Department Surface Waters - Research and Management

Surface Waters -
Research & Management (Surf)

We focus both on processes in the aquatic environment as well as on entire systems of natural waters.

We perform basic and applied research and several projects have a problem-oriented and interdisciplinary focus, including system analysis. Read more


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December 11, 2017

The composition of cyanobacterial communities in peri-alpine lakes has become increasingly similar over the past century. Climate warming and a period of eutrophication have favoured in particular potentially toxic species which can adapt rapidly to environmental changes. These are the findings of an Eawag-led study analysing DNA extracted from sediment cores. Read more

November 27, 2017

Although nutrient inputs to Swiss lakes are today much lower than they were before the introduction of phosphate precipitation at wastewater treatment plants and the ban on phosphates in detergents, many lakes are still affected by oxygen depletion – especially in the deeper waters. Read more

Latest Publications

Weber, C.; Åberg, U.; Buijse, A. D.; Hughes, F. M. R.; McKie, B. G.; Piégay, H.; Roni, P.; Vollenweider, S.; Haertel-Borer, S. (2017) Goals and principles for programmatic river restoration monitoring and evaluation: collaborative learning across multiple projects, Wiley Interdisciplinary Reviews: Water, doi:10.1002/wat2.1257, Institutional Repository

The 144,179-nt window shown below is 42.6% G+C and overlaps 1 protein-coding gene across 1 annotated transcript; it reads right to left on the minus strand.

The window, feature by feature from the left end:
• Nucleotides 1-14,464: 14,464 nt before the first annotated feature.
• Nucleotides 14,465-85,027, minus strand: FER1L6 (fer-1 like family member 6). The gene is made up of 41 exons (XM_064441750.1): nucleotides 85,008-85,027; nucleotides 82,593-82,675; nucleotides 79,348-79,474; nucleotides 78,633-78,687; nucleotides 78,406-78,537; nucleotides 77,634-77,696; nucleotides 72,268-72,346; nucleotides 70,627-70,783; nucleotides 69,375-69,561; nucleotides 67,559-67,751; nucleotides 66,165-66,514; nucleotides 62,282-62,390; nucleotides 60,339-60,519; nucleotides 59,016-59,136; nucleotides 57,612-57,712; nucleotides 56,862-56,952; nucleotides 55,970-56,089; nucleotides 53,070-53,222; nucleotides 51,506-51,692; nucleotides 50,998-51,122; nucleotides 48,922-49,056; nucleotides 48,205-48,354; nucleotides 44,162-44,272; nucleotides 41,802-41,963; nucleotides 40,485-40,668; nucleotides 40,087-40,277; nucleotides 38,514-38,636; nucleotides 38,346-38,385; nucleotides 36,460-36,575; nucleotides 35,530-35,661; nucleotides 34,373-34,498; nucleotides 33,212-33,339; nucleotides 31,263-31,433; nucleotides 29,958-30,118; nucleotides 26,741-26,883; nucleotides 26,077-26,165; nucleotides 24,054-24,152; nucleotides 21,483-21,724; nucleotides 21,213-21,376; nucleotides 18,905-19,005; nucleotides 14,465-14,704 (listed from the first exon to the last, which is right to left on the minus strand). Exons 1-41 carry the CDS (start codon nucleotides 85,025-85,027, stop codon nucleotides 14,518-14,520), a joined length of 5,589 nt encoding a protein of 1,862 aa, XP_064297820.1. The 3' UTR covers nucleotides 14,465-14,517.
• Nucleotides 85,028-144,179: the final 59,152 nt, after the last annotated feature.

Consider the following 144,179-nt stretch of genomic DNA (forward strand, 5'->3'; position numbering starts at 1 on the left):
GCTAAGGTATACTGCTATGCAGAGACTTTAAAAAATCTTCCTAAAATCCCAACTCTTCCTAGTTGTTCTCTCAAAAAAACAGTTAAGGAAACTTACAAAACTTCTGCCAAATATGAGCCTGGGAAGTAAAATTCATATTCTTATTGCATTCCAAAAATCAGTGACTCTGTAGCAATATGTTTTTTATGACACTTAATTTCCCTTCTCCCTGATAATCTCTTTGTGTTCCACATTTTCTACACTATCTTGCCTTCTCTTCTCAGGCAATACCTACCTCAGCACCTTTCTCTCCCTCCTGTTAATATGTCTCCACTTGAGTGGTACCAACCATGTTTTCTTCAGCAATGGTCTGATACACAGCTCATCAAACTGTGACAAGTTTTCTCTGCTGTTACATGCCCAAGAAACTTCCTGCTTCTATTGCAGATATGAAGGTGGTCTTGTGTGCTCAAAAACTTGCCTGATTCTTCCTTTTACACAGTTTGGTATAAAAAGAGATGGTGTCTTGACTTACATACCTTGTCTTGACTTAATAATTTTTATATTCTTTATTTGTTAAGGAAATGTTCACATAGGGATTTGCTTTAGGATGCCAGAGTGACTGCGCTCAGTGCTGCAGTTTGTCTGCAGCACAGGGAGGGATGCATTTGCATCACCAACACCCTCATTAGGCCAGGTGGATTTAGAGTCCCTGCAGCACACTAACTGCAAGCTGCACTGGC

Fischer, M.; Hemund, C.; Zbinden, S.; Müller, W.; Vollenweider, S.; Weber, C. (2017) Die Revitalisiererinnen und Revitalisierer. Gemeinsam für mehr Dynamik und Vielfalt, Aqua & Gas, 97(11), 78-83, Institutional Repository
To the library

Surf Seminars

8.00 am
Eawag Kastanienbaum

Research Projects

Wastewater is a source of antibiotic resistant bacteria. We study their dissemination in the aquatic environment, and strategies to remove them.
Lakes store large amounts of heat. To what extent can this heat be used to replace the use of fossil fuels or electricity for heating and cooling purposes?
We assess the environmental impacts of hydropower plants to support a sustainable development of this energy resource.
4’000 river kilometers will be rehabilitated in Switzerland over the course of the coming 80 years – a unique opportunity for learning!